Unlocking Answers through Dispute Resolution

Submit a Case


Informal and non-adversarial, the non-binding procedures of mediation consist of parties agreeing upon an impartial mediator to hear the relevant facts of a dispute and the position of each party.

Mediators are trained and experienced in assisting parties through the achievement of their own negotiated dispute resolution.  Approximately 95% percent of the disputes submitted to mediation with MDRS reach settlement and avoid further litigation.

What to Expect Before Mediation:

WRITTEN SUMMARY.  Before a mediation convenes, most mediators request a brief written summary of the case from each party.  In personal injury cases, the summary should discuss the issues of liability, focusing on key evidence in support of the parties’ position; and on damages, discussing for example, such issues as the extent of disability, casual relationship, and the extent of special damages or economic loss.  If the issues of liability or damages can be best highlighted by attaching pertinent portions of medical records, statements, or other documents, you may wish to do so in advance of the mediation to outline your case and prepare your mediator.

PREPARATION.  Earnestly review your case before the mediation.  Although mediation is informal, be prepared to discuss the facts of your case in detail.  Identify and pull out all documents, or portions thereof, that may be helpful to show the mediator so as to avoid wasting time at the mediation by having to pull through a large file.  Spend time with your client(s) preparing them for the mediation.  Determine who will speak and encourage the client(s) to come with an open mind.  Discuss in general terms what settlement options they feel may be acceptable to them if they became available at the session.

KNOW YOUR NEUTRAL.  Review your mediator’s background and experience.  Discuss with your colleagues or mediator-provided-references as to how the mediator generally conducts their sessions.  This will promote your understanding of the mediator’s style and further establish the basis of a trustworthy relationship with your mediator as an ally.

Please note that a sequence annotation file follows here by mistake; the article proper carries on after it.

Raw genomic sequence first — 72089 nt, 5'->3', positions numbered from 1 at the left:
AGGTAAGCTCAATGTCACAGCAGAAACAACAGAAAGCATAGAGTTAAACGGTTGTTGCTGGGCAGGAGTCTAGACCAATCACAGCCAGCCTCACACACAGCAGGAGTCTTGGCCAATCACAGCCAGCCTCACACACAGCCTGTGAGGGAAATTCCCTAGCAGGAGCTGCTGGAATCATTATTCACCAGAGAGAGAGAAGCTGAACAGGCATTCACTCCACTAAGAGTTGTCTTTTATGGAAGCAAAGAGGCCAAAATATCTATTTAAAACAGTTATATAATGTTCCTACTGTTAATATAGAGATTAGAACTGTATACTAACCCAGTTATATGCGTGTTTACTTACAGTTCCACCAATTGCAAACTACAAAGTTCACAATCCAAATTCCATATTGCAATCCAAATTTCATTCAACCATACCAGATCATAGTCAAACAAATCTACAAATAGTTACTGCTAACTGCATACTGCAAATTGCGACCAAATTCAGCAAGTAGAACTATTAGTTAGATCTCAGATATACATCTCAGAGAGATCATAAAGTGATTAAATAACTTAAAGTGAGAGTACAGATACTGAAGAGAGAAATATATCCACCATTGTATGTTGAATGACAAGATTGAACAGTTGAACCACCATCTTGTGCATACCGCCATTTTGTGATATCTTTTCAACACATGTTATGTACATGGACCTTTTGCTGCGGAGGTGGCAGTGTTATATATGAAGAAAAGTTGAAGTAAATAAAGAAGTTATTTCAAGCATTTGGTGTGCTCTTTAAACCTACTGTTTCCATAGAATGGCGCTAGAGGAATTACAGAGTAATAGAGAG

ALL PARTIES TO THE DISPUTE MUST ATTEND.  Research confirms that when the plaintiff, defendant, and all insurance representative or individual(s) with full settlement authority participate in the mediation, the chances of settlement increase dramatically.  Be sure the opposing party, and not just their attorney or other representative, are committed to participate in the session.  In circumstances where a party is unable to participate, it’s recommended that opposing parties are made aware in advance of the session.

What to Expect at Mediation:

JOINT SESSION.  At the start of the mediation session, most neutrals bring all parties, their counsel, and/or representatives together in a large conference room for a joint session.  If the session is being held online, the parties will typically commence in a shared online meeting room.  The mediator will typically describe the process they intend to follow, and should emphasize their impartiality as well as that all communications made at the mediation are confidential.  The parties, or their attorneys/authorized representatives, are given an opportunity to explain the facts and key issues in the case from their standpoint in an uninterrupted manner, and also may state where the parties are in terms of any settlement discussion that may have taken place prior to the session.  At times it may be advisable, however, to reserve settlement discussions until in private caucus with the mediator; a skilled neutral may encourage the parties to follow this procedure in some cases.

PRIVATE CAUCUSES.  Often after a joint session, the mediator will have private caucuses (meetings) with each party to explore their position and flexibility for settlement.  These caucuses are also confidential, and as such, the parties may find it easier or more appropriate to discuss certain issues and/or their willingness to show flexibility during private caucuses.  Discussions in private caucus should be kept in confidence by the mediator, and only those proposals that a party specifically authorizes a neutral to share with the opposing party should be divulged.  Parties to a mediation should insist that the mediator pledge that discussions in private caucus will remain confidential.  This confidential information is critical to the neutral since  they can then begin to focus on the true needs of the parties and possible terms or proposals for settlement utilizing the information.